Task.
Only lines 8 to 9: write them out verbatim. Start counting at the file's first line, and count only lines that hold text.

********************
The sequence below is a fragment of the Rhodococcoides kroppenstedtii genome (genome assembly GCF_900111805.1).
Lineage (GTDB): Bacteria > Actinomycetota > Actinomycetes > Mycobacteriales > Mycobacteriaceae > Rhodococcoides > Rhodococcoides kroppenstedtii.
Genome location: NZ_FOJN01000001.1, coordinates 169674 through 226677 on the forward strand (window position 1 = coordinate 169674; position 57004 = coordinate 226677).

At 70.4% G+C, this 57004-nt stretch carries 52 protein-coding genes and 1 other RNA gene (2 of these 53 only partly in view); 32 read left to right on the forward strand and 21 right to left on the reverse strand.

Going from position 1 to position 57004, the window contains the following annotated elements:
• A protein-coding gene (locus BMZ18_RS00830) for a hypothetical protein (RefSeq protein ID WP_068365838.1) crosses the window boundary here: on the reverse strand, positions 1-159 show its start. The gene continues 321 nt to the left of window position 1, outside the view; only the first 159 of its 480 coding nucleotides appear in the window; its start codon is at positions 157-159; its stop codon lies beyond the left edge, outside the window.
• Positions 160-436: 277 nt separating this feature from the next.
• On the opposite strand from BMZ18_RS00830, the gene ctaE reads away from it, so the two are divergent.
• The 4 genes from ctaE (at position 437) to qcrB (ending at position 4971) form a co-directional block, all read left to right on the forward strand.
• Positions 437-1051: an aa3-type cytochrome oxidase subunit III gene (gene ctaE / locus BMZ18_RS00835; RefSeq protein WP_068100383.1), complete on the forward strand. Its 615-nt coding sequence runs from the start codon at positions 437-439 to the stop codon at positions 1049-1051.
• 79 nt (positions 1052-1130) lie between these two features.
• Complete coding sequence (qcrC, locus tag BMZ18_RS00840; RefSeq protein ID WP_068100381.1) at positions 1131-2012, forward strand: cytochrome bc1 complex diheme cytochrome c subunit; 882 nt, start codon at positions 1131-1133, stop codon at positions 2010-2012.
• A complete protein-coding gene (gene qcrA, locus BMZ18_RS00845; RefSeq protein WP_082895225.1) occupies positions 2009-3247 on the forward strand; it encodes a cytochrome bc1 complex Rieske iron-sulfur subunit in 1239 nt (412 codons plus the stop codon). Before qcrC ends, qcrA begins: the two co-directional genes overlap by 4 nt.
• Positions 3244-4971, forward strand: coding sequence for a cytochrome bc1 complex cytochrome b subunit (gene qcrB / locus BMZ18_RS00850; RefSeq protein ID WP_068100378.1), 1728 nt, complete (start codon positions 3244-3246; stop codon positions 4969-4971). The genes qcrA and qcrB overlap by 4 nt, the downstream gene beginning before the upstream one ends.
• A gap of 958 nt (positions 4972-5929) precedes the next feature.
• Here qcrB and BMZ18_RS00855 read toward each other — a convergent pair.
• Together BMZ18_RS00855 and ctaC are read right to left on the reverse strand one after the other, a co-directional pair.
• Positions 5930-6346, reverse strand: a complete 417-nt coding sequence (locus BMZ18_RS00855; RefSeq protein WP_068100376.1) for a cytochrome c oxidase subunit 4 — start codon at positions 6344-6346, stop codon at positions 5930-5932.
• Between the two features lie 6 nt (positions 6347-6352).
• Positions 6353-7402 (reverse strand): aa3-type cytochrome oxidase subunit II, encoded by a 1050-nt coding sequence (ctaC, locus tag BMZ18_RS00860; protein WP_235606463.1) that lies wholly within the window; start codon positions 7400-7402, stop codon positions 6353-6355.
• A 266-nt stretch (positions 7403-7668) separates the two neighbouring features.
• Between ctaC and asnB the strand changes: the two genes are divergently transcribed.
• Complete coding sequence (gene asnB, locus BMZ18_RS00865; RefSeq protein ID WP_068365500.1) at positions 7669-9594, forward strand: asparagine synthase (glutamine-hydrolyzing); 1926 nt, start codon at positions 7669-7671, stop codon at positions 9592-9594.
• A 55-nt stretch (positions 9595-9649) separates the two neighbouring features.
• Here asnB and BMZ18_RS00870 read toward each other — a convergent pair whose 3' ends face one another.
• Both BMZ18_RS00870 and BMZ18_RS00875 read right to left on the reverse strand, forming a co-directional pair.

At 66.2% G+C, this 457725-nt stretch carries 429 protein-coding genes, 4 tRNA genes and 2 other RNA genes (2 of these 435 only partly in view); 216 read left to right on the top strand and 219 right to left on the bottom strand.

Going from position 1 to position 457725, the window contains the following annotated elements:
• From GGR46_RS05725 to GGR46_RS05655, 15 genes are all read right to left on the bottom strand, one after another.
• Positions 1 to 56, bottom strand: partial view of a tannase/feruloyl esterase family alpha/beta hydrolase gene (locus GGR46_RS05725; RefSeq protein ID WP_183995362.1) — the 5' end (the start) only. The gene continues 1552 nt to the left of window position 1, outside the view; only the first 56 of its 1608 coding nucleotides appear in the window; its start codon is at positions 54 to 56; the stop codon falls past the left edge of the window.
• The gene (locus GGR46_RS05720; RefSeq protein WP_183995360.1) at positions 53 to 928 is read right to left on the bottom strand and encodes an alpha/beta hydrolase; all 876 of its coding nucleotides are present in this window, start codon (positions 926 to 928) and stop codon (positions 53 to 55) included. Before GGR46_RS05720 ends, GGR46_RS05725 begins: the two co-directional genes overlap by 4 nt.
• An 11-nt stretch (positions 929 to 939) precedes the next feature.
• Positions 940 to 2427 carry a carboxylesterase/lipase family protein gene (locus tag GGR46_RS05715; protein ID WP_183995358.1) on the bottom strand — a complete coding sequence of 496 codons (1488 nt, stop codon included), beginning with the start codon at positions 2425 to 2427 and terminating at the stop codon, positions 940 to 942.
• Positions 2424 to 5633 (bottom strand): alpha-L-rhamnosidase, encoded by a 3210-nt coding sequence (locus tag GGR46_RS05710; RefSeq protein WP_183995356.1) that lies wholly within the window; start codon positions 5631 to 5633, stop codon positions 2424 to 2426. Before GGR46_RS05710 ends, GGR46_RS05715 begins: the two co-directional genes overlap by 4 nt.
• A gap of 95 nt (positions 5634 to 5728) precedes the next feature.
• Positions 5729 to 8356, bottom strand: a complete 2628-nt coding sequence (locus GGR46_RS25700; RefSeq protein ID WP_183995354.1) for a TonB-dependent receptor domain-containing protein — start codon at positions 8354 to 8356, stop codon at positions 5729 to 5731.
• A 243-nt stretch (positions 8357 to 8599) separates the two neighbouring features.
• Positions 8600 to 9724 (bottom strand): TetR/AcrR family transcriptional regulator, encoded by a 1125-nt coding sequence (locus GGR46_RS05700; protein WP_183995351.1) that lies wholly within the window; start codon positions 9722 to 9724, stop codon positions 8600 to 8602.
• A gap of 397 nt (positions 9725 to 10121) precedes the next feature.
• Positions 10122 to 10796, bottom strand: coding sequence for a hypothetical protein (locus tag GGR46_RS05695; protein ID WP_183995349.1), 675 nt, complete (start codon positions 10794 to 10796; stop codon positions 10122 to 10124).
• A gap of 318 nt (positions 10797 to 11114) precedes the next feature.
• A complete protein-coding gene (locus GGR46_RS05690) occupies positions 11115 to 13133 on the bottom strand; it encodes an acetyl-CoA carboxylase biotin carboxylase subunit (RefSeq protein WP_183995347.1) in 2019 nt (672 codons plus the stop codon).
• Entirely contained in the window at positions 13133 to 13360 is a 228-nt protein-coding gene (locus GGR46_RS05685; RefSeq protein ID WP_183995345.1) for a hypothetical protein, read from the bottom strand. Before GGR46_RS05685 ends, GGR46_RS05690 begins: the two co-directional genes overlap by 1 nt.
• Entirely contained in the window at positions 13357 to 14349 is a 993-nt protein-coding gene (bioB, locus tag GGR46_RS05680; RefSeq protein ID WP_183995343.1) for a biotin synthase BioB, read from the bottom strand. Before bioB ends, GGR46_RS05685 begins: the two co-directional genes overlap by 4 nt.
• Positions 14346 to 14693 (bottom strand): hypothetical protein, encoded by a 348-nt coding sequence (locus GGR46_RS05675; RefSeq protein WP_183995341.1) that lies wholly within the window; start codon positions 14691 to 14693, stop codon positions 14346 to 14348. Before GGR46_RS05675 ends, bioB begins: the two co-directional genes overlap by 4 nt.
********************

• On the opposite strand from BMZ18_RS00830, the gene ctaE reads away from it, so the two are divergent.
• The 4 genes from ctaE (at position 437) to qcrB (ending at position 4971) form a co-directional block, all read left to right on the forward strand.